Cedar Posts had pleasure of watching "the kid" graduate from College Saturday.
Your child's graduation day is of course what you make of it, for many parents its a blessing, a release from the bondage of paying for a higher education, for others it is a bittersweet day.
For this parent, graduation day is a day to take it all in, and in doing so note those days of not so long ago.
As I walk the campus of Western Carolina University with my son, and I am pleased with the friends he has made and the girls who simile and say "hi" as we walk past.
With one quick move the clip on tie is history
and graduation day in the record books.
I remember a scene much like this twenty years ago, and I have trouble with the math, 20 years is a long time, a life time, and yet it was only yesterday. 20 years ago it was my sister's turn, she younger than I, was a part of the class of "89" and Chapel Hill was in all of its spring time glory.
My son had just turned a year old and I had yet to really see myself as a parent, a guardian, a keeper of safe, and a voice of reason and of caution.
But in one defining moment under a perfect Carolina blue sky, I noticed that my life had changed. Walking to graduation with my sister and her friends, they suddenly ran after someone across the grass to the other side of the "quad" and as I stood and watched the four of them running with complete abandon, their Carolina Blue graduation gowns flowing among the trees and their shouts of youth, it hit me, this was heaven. At that moment, holding my son I too wanted to run.
College life was heaven, it had meant no stress, no property taxes, and rules that really were not rules, just guidelines.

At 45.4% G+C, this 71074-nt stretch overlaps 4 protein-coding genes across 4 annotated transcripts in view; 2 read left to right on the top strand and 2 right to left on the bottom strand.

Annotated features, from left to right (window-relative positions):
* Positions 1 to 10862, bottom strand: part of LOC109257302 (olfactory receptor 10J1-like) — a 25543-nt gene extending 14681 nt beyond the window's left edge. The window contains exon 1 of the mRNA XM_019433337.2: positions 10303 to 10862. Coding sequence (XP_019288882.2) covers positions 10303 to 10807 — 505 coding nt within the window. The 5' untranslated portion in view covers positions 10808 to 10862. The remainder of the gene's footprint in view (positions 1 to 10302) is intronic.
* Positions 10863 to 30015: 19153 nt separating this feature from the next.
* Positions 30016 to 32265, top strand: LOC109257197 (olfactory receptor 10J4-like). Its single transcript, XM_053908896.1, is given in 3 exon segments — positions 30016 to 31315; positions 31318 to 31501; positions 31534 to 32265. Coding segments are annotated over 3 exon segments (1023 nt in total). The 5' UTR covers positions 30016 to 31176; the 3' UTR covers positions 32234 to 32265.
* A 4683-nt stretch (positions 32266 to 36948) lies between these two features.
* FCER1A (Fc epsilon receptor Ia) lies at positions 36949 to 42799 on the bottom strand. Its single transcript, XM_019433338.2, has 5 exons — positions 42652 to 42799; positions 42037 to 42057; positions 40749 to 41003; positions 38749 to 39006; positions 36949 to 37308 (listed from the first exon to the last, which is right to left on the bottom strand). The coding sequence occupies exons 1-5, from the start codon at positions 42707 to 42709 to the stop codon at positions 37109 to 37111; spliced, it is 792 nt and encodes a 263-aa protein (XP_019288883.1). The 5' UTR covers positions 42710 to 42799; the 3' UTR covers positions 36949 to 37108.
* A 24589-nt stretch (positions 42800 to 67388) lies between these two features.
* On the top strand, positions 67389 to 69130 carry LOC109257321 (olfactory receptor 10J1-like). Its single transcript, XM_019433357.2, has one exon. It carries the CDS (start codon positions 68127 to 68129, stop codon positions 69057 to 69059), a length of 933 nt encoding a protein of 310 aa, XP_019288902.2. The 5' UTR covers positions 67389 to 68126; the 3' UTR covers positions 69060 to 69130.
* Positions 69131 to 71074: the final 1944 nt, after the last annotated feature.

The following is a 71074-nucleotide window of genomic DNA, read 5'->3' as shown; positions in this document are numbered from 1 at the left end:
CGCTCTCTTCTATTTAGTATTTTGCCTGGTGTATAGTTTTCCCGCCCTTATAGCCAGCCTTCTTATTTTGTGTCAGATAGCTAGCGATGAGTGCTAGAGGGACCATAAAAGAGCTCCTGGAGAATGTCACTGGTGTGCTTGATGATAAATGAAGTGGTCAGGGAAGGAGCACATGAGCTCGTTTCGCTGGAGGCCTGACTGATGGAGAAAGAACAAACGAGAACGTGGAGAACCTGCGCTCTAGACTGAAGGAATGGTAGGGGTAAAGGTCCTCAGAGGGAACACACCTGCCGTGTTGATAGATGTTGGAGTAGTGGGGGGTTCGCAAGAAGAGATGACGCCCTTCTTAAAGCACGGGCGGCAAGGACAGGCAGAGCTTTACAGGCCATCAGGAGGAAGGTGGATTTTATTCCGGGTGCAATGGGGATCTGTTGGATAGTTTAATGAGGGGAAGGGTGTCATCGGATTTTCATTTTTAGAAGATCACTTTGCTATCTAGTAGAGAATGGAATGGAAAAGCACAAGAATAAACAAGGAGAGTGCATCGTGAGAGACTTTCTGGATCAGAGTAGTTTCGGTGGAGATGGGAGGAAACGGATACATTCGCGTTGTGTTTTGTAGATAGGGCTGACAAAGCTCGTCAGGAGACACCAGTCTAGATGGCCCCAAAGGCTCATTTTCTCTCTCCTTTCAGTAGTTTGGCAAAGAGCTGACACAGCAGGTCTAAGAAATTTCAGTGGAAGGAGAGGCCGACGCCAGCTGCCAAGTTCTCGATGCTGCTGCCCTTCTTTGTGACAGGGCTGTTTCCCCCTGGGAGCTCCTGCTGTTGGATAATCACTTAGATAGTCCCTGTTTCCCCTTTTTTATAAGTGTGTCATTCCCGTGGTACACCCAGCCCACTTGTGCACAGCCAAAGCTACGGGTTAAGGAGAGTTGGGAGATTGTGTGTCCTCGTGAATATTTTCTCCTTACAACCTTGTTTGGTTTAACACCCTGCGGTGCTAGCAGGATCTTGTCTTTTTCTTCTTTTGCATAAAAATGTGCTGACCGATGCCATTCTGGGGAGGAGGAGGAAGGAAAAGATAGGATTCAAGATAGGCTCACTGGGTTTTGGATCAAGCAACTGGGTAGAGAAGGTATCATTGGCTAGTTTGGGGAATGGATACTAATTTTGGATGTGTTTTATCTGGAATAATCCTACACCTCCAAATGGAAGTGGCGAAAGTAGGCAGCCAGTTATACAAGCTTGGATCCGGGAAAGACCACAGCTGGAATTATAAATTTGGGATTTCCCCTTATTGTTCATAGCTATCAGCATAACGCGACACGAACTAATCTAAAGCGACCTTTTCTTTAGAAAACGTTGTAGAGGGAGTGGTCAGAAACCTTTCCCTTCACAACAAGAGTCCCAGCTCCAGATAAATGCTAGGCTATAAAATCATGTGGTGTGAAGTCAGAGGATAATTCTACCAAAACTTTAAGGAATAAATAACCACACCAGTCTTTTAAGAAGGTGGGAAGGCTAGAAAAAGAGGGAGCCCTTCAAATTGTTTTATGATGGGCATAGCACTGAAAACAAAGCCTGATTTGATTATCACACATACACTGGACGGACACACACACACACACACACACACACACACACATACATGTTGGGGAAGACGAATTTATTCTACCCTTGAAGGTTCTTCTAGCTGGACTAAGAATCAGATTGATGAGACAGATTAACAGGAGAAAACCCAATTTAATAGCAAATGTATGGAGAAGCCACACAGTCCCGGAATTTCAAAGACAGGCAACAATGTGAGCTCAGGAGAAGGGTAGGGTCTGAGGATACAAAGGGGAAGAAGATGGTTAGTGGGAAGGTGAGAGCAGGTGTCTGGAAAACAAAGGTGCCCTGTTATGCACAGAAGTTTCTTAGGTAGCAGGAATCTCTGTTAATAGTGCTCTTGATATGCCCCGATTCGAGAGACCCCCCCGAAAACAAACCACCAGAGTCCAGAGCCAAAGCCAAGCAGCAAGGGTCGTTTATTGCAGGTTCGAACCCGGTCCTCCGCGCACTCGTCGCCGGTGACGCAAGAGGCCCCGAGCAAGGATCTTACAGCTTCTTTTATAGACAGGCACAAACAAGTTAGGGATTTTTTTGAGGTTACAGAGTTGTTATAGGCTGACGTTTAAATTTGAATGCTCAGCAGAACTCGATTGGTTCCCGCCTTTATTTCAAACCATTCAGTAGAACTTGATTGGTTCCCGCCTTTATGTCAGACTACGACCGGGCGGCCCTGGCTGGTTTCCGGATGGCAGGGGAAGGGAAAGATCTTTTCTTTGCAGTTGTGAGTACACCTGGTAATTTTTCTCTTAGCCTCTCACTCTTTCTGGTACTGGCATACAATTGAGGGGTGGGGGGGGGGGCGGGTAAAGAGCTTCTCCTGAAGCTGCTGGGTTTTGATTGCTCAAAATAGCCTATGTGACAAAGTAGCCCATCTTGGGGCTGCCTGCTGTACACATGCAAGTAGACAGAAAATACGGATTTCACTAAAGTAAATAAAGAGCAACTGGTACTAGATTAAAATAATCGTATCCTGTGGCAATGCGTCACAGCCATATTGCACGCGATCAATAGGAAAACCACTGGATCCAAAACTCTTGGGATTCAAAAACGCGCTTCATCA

I filed the IRS 1040EZ short form and made better than 40k my last year of college by waiting tables and tending bar part time, plus a few other more creative ventures. Lets just say I was a party planner. My car payment was around $200.00 a month and my rent was something like $400.00.
The truth is I had more spendable income as a percentage at that time in my life than I would ever have again.
On my son's graduation day, walking past the bell tower I remind him that at some point in life the world of adultness will catch up with him, and that until now I've done a pretty good job of staying ahead of it. He said he knew what I meant, but he was only being polite.
As much I'd like to think my son listens to me I know some things he'll just have to see for himself.
Today I have friends my age and yet they are so much older, most are planning for retirement and some "God Help Them" are even considering a retirement community. They are old because they want to be or maybe because "adultness" has caught up to them.
The truth is I'm still running.